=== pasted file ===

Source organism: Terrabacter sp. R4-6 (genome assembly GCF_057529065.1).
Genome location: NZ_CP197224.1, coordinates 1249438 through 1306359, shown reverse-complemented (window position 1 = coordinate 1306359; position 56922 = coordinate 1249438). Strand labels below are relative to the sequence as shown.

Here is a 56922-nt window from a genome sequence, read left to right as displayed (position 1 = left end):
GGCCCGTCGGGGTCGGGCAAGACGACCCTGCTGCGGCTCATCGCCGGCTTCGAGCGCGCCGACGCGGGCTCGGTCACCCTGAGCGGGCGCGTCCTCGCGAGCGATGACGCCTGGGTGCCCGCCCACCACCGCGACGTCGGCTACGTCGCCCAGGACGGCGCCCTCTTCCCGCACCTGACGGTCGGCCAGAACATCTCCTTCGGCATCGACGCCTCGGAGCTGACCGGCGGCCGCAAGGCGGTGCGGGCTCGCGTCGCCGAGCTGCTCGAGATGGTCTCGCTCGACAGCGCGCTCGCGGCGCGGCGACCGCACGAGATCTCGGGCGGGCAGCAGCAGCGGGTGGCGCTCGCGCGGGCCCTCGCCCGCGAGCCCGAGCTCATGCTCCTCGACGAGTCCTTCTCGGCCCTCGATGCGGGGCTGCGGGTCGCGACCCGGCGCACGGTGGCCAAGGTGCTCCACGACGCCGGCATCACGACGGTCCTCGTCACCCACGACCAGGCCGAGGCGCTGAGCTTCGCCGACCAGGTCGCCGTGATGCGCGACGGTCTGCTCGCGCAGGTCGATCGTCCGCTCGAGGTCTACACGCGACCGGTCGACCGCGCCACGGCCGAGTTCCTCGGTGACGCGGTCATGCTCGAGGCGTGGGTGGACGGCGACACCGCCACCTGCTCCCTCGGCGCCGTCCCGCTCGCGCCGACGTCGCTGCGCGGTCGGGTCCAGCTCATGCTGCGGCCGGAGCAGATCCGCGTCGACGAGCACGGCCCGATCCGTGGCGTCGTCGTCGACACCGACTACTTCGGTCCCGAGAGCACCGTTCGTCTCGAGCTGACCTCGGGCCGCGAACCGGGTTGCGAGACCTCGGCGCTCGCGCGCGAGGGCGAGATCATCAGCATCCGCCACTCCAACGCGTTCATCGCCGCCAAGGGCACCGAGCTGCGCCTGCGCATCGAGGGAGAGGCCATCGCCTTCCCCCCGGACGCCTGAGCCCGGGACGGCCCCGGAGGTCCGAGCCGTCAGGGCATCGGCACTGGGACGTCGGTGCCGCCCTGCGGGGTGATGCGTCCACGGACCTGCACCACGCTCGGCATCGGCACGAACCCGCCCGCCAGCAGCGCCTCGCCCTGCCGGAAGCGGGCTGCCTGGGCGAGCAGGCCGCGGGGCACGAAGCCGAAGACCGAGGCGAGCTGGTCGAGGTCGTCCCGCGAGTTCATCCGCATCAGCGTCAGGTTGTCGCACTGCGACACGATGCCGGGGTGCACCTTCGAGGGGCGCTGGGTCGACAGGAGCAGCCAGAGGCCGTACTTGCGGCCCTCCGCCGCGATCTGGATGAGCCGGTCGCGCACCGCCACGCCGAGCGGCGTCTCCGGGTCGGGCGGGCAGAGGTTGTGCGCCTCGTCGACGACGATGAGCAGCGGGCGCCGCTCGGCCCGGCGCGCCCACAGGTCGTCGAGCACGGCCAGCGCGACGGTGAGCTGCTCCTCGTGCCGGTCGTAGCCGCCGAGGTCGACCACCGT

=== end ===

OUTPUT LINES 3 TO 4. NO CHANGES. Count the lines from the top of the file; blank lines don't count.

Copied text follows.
Here is a 56922-nt window from a genome sequence, read left to right as displayed (position 1 = left end):
GGCCCGTCGGGGTCGGGCAAGACGACCCTGCTGCGGCTCATCGCCGGCTTCGAGCGCGCCGACGCGGGCTCGGTCACCCTGAGCGGGCGCGTCCTCGCGAGCGATGACGCCTGGGTGCCCGCCCACCACCGCGACGTCGGCTACGTCGCCCAGGACGGCGCCCTCTTCCCGCACCTGACGGTCGGCCAGAACATCTCCTTCGGCATCGACGCCTCGGAGCTGACCGGCGGCCGCAAGGCGGTGCGGGCTCGCGTCGCCGAGCTGCTCGAGATGGTCTCGCTCGACAGCGCGCTCGCGGCGCGGCGACCGCACGAGATCTCGGGCGGGCAGCAGCAGCGGGTGGCGCTCGCGCGGGCCCTCGCCCGCGAGCCCGAGCTCATGCTCCTCGACGAGTCCTTCTCGGCCCTCGATGCGGGGCTGCGGGTCGCGACCCGGCGCACGGTGGCCAAGGTGCTCCACGACGCCGGCATCACGACGGTCCTCGTCACCCACGACCAGGCCGAGGCGCTGAGCTTCGCCGACCAGGTCGCCGTGATGCGCGACGGTCTGCTCGCGCAGGTCGATCGTCCGCTCGAGGTCTACACGCGACCGGTCGACCGCGCCACGGCCGAGTTCCTCGGTGACGCGGTCATGCTCGAGGCGTGGGTGGACGGCGACACCGCCACCTGCTCCCTCGGCGCCGTCCCGCTCGCGCCGACGTCGCTGCGCGGTCGGGTCCAGCTCATGCTGCGGCCGGAGCAGATCCGCGTCGACGAGCACGGCCCGATCCGTGGCGTCGTCGTCGACACCGACTACTTCGGTCCCGAGAGCACCGTTCGTCTCGAGCTGACCTCGGGCCGCGAACCGGGTTGCGAGACCTCGGCGCTCGCGCGCGAGGGCGAGATCATCAGCATCCGCCACTCCAACGCGTTCATCGCCGCCAAGGGCACCGAGCTGCGCCTGCGCATCGAGGGAGAGGCCATCGCCTTCCCCCCGGACGCCTGAGCCCGGGACGGCCCCGGAGGTCCGAGCCGTCAGGGCATCGGCACTGGGACGTCGGTGCCGCCCTGCGGGGTGATGCGTCCACGGACCTGCACCACGCTCGGCATCGGCACGAACCCGCCCGCCAGCAGCGCCTCGCCCTGCCGGAAGCGGGCTGCCTGGGCGAGCAGGCCGCGGGGCACGAAGCCGAAGACCGAGGCGAGCTGGTCGAGGTCGTCCCGCGAGTTCATCCGCATCAGCGTCAGGTTGTCGCACTGCGACACGATGCCGGGGTGCACCTTCGAGGGGCGCTGGGTCGACAGGAGCAGCCAGAGGCCGTACTTGCGGCCCTCCGCCGCGATCTGGATGAGCCGGTCGCGCACCGCCACGCCGAGCGGCGTCTCCGGGTCGGGCGGGCAGAGGTTGTGCGCCTCGTCGACGACGATGAGCAGCGGGCGCCGCTCGGCCCGGCGCGCCCACAGGTCGTCGAGCACGGCCAGCGCGACGGTGAGCTGCTCCTCGTGCCGGTCGTAGCCGCCGAGGTCGACCACCGT